It is also welcome for regional newspapers, a sector that has struggled considerably over many years and particularly so during the economic crisis when advertisements, a strong source of income for newspapers, decreased. They too depend on the lower VAT rate to help them become and remain sustainable businesses. Regional newspapers carry out a public service by reporting upon affairs of State and also reporting on news items in communities, towns and villages across the country. As the Minister of State said, and I support him on this point, the 9% VAT rate supports rural Ireland in many ways, such as tourism. Its benefits can be seen in the huge increase in visitors to the Waterford greenway and that it is attractive for those from outside the country to come here and visit and spend money in local economies. Local newspapers keep our communities connected and inform them of happenings, Oireachtas events and local events and it is critical for that to continue. I want to put on record that the 9% VAT rate is not just a financial measure but has helped rural Ireland and various sectors of the country on many levels. However, the Dublin hotel trade should not take the measure for granted because the prices of hotel rooms in Dublin are going through the roof and becoming uncompetitive and a problem.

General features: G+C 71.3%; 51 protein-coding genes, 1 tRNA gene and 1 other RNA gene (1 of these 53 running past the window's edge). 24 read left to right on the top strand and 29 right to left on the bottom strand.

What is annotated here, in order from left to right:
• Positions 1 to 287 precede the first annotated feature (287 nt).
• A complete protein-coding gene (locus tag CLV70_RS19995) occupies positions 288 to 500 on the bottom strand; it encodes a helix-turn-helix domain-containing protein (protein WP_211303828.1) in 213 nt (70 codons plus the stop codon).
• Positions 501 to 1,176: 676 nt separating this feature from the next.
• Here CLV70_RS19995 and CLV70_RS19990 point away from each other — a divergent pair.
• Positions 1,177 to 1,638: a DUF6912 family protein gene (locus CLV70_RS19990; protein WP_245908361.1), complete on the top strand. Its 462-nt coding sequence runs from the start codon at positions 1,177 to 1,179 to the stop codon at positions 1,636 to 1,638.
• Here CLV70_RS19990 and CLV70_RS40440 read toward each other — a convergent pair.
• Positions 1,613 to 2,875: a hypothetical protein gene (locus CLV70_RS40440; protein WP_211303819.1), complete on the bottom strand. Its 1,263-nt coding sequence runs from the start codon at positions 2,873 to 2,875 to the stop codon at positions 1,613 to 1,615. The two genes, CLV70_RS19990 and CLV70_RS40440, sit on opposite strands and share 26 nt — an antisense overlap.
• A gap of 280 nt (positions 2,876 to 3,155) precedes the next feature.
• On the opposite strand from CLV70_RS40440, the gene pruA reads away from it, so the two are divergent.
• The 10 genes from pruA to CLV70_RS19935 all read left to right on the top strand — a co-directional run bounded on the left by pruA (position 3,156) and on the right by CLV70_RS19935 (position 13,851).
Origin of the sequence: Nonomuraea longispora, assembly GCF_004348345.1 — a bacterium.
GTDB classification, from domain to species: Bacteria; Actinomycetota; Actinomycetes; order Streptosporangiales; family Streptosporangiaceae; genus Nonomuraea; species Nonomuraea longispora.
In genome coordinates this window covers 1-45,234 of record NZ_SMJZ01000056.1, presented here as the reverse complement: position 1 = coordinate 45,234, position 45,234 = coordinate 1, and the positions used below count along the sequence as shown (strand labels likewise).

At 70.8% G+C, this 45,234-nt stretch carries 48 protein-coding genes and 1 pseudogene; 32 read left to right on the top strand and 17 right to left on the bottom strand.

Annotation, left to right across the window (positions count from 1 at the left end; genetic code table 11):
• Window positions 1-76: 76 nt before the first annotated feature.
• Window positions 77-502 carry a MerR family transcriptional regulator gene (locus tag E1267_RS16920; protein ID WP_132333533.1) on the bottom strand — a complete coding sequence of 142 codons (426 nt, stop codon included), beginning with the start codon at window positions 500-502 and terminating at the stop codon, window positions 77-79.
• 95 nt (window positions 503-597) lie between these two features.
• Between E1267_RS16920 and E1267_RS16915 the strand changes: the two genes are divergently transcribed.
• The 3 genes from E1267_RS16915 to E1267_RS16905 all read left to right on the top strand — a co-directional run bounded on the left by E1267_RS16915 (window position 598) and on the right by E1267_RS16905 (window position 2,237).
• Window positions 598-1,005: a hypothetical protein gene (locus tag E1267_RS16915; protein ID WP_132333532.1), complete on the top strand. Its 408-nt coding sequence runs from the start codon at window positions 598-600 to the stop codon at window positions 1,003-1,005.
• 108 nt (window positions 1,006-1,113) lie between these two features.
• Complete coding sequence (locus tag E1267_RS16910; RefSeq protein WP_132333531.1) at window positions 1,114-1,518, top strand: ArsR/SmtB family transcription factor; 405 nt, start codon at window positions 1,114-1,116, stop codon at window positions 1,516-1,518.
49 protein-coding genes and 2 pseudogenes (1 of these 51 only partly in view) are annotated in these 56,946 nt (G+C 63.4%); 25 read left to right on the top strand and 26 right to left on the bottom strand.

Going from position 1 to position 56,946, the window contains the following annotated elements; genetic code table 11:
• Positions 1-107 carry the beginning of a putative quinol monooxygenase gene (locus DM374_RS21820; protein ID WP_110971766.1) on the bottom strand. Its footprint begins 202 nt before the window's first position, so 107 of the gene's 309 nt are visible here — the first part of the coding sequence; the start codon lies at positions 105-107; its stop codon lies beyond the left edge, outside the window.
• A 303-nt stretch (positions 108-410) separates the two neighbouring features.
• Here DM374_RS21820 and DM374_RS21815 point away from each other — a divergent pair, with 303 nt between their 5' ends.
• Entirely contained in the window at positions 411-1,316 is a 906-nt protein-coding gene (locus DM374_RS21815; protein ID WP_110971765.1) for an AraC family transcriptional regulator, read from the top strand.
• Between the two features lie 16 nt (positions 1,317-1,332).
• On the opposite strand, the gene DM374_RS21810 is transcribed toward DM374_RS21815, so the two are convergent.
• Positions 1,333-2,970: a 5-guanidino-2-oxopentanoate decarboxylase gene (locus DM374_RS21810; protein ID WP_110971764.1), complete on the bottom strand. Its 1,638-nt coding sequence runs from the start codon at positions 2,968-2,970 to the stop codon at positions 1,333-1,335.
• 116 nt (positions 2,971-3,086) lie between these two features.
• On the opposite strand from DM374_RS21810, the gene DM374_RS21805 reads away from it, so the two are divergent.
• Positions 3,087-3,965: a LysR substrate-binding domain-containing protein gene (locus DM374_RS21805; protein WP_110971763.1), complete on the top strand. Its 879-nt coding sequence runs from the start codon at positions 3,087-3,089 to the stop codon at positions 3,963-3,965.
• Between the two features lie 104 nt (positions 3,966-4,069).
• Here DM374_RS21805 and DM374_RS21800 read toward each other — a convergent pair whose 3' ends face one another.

I agree with the points made by Senator Coffey. A very clear message needs to go out in regard to hotels in Dublin. However, I lobbied for the retention of the 9% VAT rate in the past and on this occasion, and it sends a very positive message in terms of job creation, as the Minister of State said.
Another benefit I have seen in the regions is the amount of investment people are beginning to put into their businesses in the hospitality industry. The 9% VAT rate has encouraged people in that trade because they have to constantly reinvent themselves and invest in their businesses to give good offers to their customers. However, without the retention of the 9% rate we would not have increased employment or investment. I agree with its retention. It is to be welcomed that the Minister, Deputy Donohoe, listened to proponents of the rate and kept it because there were rumours that it would be changed and there was lobbying by the Opposition in that regard. It has been a positive measure but it is important that the message be clear that it will not always be available and that hotels in Dublin need to sit up and take cognisance of that.